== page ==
Mental illness can be treated using medications, but it’s important to note that the medication needs to be backed up with therapy. These medications can be divided up into several primary classes.
Antidepressants are used to treat depression and used in other health conditions such as anxiety or pain management. They are also used to treat ADHD sometimes, even though the FDA doesn’t approve of their use in this manner. The most common antidepressants are selective serotonin reuptake inhibitors (SSRIs) like Fluoxetine and Sertraline.
Antidepressants may also be serotonin and norepinephrine reuptake inhibitors (SNRIs), including drugs like venlafaxine and duloxetine.
These medications help alleviate the feelings of anxiety that lead to worry, fear, or panic attacks. Benzodiazepines are the most common type of anti-anxiety medication, but they are used sparingly. Short half-life (short-term) benzodiazepines are used to treat generalized anxiety, along with beta-blockers.
A benzodiazepine isn’t typically used for long-term treatment because of its addictive nature.Beta-blockers are useful in managinganxiety symptoms such as rapid heartbeat and sweating. Buspirone is sometimes used as a long-term treatment for chronic anxiety.
Medications in this class are used to treat bipolar disorder, where a person’s mood swings between extremes. Occasionally they are used in combination with antidepressants to treat depression.
Psychotic disorders such as schizophrenia rely on antipsychotics for the medical portion of their treatment. They are also used in combination with antidepressants for treating depression and might also be used alongside mood stabilizers.
These drugs stimulate the user into action and are most often used with adolescents that have ADHD. Occasionally they are also used to treat other conditions such as narcolepsy.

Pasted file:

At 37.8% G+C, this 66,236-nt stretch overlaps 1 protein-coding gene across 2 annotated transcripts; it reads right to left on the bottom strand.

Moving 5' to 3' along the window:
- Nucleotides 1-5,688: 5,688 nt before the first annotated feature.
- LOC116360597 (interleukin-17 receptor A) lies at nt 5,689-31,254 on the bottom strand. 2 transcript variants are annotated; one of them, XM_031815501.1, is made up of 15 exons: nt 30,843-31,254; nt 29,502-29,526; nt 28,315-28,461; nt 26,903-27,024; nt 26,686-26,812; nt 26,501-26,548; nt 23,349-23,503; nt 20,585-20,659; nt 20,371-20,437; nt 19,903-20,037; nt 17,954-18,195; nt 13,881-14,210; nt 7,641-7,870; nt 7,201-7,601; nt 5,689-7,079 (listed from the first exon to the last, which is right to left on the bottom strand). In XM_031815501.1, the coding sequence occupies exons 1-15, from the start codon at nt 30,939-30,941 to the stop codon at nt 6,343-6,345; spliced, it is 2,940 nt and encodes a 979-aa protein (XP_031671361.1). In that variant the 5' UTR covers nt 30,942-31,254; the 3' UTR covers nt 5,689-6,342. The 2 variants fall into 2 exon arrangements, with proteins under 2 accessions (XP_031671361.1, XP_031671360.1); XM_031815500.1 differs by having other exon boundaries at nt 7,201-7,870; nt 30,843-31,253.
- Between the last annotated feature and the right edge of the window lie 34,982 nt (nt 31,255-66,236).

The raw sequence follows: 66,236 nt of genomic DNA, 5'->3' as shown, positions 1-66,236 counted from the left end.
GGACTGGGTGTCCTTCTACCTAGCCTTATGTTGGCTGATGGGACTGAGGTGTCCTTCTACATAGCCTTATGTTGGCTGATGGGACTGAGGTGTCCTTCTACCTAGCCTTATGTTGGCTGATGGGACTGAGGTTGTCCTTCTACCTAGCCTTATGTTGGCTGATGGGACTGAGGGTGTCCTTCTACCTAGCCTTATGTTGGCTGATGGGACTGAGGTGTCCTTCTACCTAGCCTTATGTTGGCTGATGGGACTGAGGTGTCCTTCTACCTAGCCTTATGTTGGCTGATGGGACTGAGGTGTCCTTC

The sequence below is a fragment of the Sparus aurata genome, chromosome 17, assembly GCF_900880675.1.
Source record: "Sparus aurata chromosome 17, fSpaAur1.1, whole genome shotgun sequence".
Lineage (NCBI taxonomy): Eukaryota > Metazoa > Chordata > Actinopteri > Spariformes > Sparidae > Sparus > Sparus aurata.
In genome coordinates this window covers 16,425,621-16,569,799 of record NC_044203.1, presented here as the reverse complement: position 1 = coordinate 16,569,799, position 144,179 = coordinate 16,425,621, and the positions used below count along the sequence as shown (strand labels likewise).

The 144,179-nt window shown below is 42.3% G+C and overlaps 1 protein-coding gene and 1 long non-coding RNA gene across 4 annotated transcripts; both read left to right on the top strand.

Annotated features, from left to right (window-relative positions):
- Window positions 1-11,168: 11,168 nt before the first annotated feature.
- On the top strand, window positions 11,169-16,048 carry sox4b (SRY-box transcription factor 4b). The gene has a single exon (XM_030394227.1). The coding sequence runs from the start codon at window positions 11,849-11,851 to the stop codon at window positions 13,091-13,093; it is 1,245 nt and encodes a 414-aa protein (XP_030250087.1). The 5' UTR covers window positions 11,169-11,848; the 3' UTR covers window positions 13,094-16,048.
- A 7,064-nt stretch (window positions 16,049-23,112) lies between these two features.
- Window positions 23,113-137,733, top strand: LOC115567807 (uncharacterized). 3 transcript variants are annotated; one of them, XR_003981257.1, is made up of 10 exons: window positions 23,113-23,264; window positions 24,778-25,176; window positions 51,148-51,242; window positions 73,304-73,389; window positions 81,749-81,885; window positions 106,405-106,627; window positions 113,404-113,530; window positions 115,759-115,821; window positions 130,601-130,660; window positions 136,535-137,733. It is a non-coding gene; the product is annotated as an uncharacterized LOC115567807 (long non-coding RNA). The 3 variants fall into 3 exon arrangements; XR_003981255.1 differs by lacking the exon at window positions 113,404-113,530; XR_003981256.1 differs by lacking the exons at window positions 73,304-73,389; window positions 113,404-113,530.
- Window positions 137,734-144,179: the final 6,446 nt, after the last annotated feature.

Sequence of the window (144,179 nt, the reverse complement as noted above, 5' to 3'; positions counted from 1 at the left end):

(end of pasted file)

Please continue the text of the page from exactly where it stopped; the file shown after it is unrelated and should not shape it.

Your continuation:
Forms Of Mental Health Treatment
Mental health treatment has several options depending on the type of disorder and how advanced it has become. Patients can choose between these options, and some are more welcoming than others. Among the treatment options that a patient suffering from mental health disorders can choose are:
- Psychiatric Hospitalization: A person can be voluntarily or involuntarily committed to a psychiatric hospital. Typically, individuals who enter hospitalization suffer from severe mental health symptoms or suicidal ideation with the intent and means to carry out their threats.
- Inpatient Treatment: Inpatient treatment offers a place for a person to stay 24/7 throughout their regimen. Other patients and mental health staff surround the person at the facility that can help them through therapy. Medication may also be provided if needed, although the patient cannot leave the facility until the end of the treatment.
- Outpatient Treatment: Patients in outpatient treatment don’t stay at the facility but must come in for scheduled treatment. Outpatient treatment is better for individuals who don’t have severe symptoms of mental illness that impact their daily lives.
- Dual Diagnosis Treatment: Dual diagnosis happens when a person suffers from a substance use disorder alongside another mental illness. Both of these conditions need to be treated alongside each other for the patient to have a chance of recovery. Dual diagnosis treatments offer the solution to this problem.
- Psychotherapy: Also known as “talk therapy,” this version of treatment comes in different categories, including group therapy, family therapy, or cognitive behavioral therapy (CBT). The mental health professional can help the patient deal with their current situation and develop new coping skills over the long term.
We accept most Major Insurance Providers.
Achieving Desired Mental Health Outcomes
No two individuals have the same mental health makeup; that’s why treating mental health issues can be difficult. To achieve the desired mental health outcomes, each treatment must be unique and directly appeal to the person’s problems. At South Shores Recovery, the personalized approach is how we treat all of our clients, with a plan based around their unique circumstances and the reasons for seeking assistance.
With trained staff qualified to help you, South Shores can provide you with the treatment you need to regain your mental health and clarity. No matter what issue you may be having, we can help. Give us a call today to find out more about our methods and the path to Admission.